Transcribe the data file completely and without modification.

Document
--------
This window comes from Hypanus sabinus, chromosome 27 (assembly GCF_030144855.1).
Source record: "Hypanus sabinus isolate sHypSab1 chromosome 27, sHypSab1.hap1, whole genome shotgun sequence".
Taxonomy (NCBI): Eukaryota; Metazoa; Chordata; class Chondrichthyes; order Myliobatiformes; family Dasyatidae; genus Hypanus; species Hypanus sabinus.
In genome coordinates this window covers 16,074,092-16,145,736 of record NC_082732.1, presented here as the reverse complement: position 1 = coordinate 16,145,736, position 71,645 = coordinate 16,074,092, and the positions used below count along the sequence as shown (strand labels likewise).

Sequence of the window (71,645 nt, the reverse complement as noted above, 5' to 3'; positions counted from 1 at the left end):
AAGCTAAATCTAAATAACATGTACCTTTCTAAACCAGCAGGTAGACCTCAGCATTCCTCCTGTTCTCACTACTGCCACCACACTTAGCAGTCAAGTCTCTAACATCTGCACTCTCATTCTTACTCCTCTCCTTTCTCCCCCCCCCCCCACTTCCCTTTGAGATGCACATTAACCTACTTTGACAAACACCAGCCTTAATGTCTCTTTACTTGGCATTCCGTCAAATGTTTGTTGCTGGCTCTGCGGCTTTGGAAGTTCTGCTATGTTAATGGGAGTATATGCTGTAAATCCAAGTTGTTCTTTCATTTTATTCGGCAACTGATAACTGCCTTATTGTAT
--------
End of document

This window comes from Hypanus sabinus, chromosome 27 (assembly GCF_030144855.1).
Source record: "Hypanus sabinus isolate sHypSab1 chromosome 27, sHypSab1.hap1, whole genome shotgun sequence".
Taxonomy (NCBI): Eukaryota; Metazoa; Chordata; class Chondrichthyes; order Myliobatiformes; family Dasyatidae; genus Hypanus; species Hypanus sabinus.
In genome coordinates this window covers 16,074,092-16,145,736 of record NC_082732.1, presented here as the reverse complement: position 1 = coordinate 16,145,736, position 71,645 = coordinate 16,074,092, and the positions used below count along the sequence as shown (strand labels likewise).

Sequence of the window (71,645 nt, the reverse complement as noted above, 5' to 3'; positions counted from 1 at the left end):
AAGCTAAATCTAAATAACATGTACCTTTCTAAACCAGCAGGTAGACCTCAGCATTCCTCCTGTTCTCACTACTGCCACCACACTTAGCAGTCAAGTCTCTAACATCTGCACTCTCATTCTTACTCCTCTCCTTTCTCCCCCCCCCCCCACTTCCCTTTGAGATGCACATTAACCTACTTTGACAAACACCAGCCTTAATGTCTCTTTACTTGGCATTCCGTCAAATGTTTGTTGCTGGCTCTGCGGCTTTGGAAGTTCTGCTATGTTAATGGGAGTATATGCTGTAAATCCAAGTTGTTCTTTCATTTTATTCGGCAACTGATAACTGCCTTATTGTAT